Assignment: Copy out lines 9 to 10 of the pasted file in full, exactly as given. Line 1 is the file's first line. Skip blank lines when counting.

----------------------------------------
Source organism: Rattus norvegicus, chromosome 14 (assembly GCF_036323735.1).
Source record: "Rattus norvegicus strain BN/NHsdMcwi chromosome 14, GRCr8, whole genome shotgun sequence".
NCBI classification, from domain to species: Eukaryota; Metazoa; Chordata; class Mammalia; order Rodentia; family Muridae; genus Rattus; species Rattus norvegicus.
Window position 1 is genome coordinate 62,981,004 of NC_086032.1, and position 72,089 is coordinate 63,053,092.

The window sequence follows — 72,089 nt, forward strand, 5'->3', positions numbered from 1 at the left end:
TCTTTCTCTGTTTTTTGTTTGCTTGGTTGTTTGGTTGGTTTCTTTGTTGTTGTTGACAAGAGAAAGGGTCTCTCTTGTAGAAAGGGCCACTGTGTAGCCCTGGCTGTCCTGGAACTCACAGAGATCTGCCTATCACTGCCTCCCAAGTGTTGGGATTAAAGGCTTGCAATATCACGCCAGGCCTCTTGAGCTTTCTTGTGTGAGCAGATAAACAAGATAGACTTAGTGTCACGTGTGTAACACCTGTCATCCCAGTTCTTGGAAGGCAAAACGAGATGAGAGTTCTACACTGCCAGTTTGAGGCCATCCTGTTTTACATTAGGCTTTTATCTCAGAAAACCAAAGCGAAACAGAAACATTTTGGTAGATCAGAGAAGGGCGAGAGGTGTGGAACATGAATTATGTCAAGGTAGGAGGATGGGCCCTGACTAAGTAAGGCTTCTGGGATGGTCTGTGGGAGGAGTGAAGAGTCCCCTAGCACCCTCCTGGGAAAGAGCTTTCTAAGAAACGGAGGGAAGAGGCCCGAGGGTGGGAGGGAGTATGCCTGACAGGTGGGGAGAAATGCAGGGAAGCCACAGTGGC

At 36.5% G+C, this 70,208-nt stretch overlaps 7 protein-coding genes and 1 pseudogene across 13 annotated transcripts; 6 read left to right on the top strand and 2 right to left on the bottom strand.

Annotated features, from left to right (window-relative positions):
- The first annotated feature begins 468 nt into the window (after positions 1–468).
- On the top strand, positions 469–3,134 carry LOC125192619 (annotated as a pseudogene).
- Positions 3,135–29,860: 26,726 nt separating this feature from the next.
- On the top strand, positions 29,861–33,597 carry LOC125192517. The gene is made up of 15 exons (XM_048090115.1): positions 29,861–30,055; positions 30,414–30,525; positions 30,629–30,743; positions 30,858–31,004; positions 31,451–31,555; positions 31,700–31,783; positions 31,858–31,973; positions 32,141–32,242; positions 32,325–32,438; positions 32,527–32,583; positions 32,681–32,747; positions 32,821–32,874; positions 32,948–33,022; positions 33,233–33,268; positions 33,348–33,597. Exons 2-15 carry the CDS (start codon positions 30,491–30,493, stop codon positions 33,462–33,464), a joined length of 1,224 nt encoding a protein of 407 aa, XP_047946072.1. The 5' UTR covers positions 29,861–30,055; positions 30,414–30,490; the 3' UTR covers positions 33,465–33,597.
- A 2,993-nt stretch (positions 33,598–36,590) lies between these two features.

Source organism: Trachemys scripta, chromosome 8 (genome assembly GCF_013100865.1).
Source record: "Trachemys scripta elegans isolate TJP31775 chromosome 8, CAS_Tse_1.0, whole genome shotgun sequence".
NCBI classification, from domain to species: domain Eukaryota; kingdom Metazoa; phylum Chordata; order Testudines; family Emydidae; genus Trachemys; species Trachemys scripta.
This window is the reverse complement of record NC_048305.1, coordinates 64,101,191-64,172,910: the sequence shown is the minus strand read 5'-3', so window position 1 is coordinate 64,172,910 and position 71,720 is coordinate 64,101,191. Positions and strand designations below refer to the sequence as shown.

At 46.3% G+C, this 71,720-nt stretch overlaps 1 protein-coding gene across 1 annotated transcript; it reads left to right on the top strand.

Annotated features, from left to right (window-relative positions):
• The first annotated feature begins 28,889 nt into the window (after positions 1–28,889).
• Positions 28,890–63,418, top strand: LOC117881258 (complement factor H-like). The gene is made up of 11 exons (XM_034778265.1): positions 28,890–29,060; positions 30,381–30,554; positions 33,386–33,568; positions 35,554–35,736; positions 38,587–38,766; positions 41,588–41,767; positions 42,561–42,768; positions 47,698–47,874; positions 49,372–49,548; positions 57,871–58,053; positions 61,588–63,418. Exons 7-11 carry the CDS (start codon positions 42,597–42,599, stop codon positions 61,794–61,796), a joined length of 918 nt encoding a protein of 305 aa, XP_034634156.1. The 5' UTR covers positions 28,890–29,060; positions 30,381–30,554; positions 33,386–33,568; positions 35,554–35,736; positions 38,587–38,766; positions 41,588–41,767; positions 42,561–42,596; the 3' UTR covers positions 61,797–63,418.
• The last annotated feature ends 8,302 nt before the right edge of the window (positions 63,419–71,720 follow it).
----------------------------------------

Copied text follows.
- The first annotated feature begins 468 nt into the window (after positions 1–468).
- On the top strand, positions 469–3,134 carry LOC125192619 (annotated as a pseudogene).